In the last 54 minutes of communications between the cockpit of the missing MH370 and the control tower, two things stood out, UK's the Telegraph reported today.
The first was a message from the cockpit at 1.07am, saying that the plane was flying at 10,700m, but this was apparently unnecessary, as it was repeating a message delivered six minutes earlier.
However, the report noted that it occurred at a crucial moment at 1.07am, because this was the time the plane's ACARS signalling device sent its last message, where it was disabled at some point within the next half hour, an act believed to be deliberate.
Investigators also believe that the ACARS was shut down before co-pilot Fariq Abdul Hamid's last words of “All right, good night” at 1.19am.
The second puzzling feature that is fuelling speculation that the plane going missing was no accident is the fact that the loss of communication and the sharp turn-back towards the west happened at the point of handover from air traffic controllers in Kuala Lumpur to Ho Chi Minh City.
“If I was going to steal the aeroplane, that would be the point I would do it,” said Stephen Buzdygan, a former British Airways pilot who flew 777s, according to the paper.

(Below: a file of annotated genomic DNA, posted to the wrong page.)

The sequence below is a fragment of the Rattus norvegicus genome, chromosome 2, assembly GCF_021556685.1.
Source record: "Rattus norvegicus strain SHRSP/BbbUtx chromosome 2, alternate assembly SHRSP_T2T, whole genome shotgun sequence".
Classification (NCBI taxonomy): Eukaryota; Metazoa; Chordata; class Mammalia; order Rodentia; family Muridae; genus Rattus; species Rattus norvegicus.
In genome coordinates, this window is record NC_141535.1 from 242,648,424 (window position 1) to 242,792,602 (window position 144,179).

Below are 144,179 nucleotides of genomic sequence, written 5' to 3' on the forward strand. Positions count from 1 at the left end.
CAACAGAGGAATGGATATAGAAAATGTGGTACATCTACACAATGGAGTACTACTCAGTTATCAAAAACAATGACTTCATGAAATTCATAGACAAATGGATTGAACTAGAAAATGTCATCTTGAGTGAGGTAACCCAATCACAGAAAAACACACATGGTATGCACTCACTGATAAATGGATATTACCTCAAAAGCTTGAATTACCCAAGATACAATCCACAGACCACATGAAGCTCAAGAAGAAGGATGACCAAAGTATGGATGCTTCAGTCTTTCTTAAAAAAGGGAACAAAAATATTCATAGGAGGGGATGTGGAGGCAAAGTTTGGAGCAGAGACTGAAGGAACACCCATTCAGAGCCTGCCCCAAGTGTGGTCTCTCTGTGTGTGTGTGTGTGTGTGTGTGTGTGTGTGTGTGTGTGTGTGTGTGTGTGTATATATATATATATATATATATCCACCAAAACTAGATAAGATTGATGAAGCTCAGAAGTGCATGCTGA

“There might be a bit of dead space between the air traffic controllers… It was the only time during the flight they would maybe not have been able to be seen from the ground,” it quoted him as saying.
The paper said the fresh details added to speculation over the fate of MH370, whether it was the victim of a sudden accident or a hijacking.
It said the transcript also suggests that if the pilots were involved, they were very careful to hide their true intentions.
The transcript runs from the time the Boeing 777-200ER (9M-MRO) was taxiing to its last-known position thousands of metres above the South China Sea and includes exchanges from the point where investigators believe the plane had already been sabotaged, as well as Fariq’s last words.
Other than the two oddities, analysts reportedly said the sequence of messages appeared “perfectly routine”.
It was earlier reported that investigators suspect flight MH370, which took off from Kuala Lumpur for Beijing shortly after midnight on March 8, was deliberately diverted thousands of kilometres from its scheduled path.
They are focusing on hijacking or sabotage but have not ruled out technical problems.
The search for the Malaysian jet, which is now focused on the Indian Ocean, is the longest in modern passenger-airline history.
The previous record was the 10-day search for a Boeing 737-400 operated by Indonesia’s PT Adam Skyconnection Airlines, which went missing off the coast of Sulawesi island on January 1, 2007. – March 22, 2014.